I’m sticking with the theme of obesity, or population health resilience, as it continues to linger in the background of discussions about how to get out of lockdown safely, how to prevent future public health crises and the shape of that rapidly ageing term ‘the new normal’.
I experienced a new sort of normal the other day when meeting a friend in London, the first time I’d been further than my local Tesco since late February. Half an hour before leaving home I prepared for battle: freshly-washed face mask, hand gel, contactless card, pre-paid parking. “Do I need gloves?”, I asked my wife. “Ah, good idea, she said, in case you have to touch anything on the train”. So there I go, in full body armour, in the middle of summer. “Wish me luck”, I said, sniggering at the madness of it all. I was going for a drink and a bite to eat with a mate….outside.
My friend and I both had fish and chips and a gin and tonic. It was bliss, not because of the food and drink, but because of the great conversation and the fleeting feelings of normality. Zoom might have got us through the lockdown and will serve us well beyond, but it’s no permanent substitute for human interaction. The menu on offer – a choice between a burger and fish and chips – left me feeling a little guilty because the government wants me to watch what I eat to help me be more resilient to Covid-19 or another virus.
So far, the emerging population health resilience plan includes a ban on BOGOF (Buy-One-Get-One-Free) promotions of ‘junk food’ and end-of-aisle displays to discourage impulse purchase. Also, diet and exercise guru Joe Wicks has reportedly been discussing a planned fitness drive with the Number 10 Policy Unit. Rumours of an extension of the sugar tax beyond soft drinks triggered The Sun to relaunch its ‘Hands Off Our Grub’ campaign. The paper has rather prematurely claimed victory for the Prime Minister’s apparent decision to frisbee the idea into the long grass. The strategy is still in its formative stage, and campaigners have barely got going.
There is a remarkable amount of consensus on the need for and efficacy of sugar taxation. The UK itself, by introducing the Soft Drinks Industry Levy in 2015 was a trend-setter. Since then, 20 governments have followed, including Ireland, France, the UAE and Saudi Arabia. Past practice dictates that the EU will let Member States quietly introduce sugar taxes before declaring it is an area of the single market in urgent need of harmonisation. This then pulls the issue firmly within its remit and it can set about driving the issue from the centre.
The World Health Organisation too is firmly behind sugar taxation and has published a handy guide to help governments structure the tax. It says that sugar taxes must be specific, i.e. levied per weight of product or amount of sugar contained. It can have single or multiple tiers, bands of sugar content each with a progressively larger tax rate. It also says that they need to be sufficiently high to drive fiscal revenue and/or behaviour change, either by making maligned products too expensive for (particularly poor) consumers or by encouraging manufacturers to remove sugar to decrease or eliminate the tax burden.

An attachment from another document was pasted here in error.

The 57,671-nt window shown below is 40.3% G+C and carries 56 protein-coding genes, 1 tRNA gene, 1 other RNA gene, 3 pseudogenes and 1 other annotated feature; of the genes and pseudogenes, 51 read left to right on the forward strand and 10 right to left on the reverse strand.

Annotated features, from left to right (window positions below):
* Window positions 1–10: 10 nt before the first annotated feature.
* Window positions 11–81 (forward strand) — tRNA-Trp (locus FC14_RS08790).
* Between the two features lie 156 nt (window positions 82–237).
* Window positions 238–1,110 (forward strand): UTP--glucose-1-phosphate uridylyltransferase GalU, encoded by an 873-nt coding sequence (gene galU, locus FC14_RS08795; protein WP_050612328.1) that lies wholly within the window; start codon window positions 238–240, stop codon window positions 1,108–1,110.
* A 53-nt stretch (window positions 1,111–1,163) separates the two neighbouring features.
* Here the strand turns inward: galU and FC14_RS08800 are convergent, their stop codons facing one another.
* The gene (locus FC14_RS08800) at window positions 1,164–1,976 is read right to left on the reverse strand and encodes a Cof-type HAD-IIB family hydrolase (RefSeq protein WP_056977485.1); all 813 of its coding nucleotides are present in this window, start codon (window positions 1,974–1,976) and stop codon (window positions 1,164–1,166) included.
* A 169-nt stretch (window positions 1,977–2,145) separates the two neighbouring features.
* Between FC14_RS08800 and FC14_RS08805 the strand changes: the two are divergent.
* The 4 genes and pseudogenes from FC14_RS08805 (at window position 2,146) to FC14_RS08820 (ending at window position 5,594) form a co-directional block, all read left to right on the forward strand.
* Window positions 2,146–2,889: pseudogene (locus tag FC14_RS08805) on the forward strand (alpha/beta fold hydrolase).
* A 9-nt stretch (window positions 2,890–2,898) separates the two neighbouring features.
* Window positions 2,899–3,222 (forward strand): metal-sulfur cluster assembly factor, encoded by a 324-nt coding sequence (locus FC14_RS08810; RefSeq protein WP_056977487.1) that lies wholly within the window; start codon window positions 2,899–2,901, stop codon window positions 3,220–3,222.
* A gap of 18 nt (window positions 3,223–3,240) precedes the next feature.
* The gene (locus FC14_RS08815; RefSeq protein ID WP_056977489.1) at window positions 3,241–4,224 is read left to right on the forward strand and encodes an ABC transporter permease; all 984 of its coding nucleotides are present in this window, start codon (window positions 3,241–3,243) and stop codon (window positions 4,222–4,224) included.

The World Bank and International Monetary Fund are equally pro. They say that junk food, and particularly sugar, has negative externalities which are habitually compensated for via excise taxes. Incidentally, they also believe that best practice administration of excise taxes includes the mandatory use of track and trace technology to control supply chains and prevent tax avoidance.
For now, the measure may not be among the low-hanging fruit to be picked. This is more for political than ideological reasons. One of those is that the Labour Party has been calling for it and the Prime Minister won’t want to give the Opposition the pleasure of being able to claim it forced him into a u-turn. He gave footballer Marcus Rashford that pleasure recently on the issue of school meals, but would sooner cut off his right arm than concede to Sir Keir Starmer. The same goes for a ban on advertising junk food before the 9 p.m. watershed. Another reason is the obvious contradiction between subsidised dining under the ‘Eat Out to Help Out’ scheme and tax increases on food and beverages.
But the economy will recover, the population’s resilience will still need to be strengthened, and the powerful public health community will gradually dial up the volume of its campaign. I will therefore make the prudent assumption that the sugar tax issue is a boomerang that will return – but for now, affected parties have more time to prepare.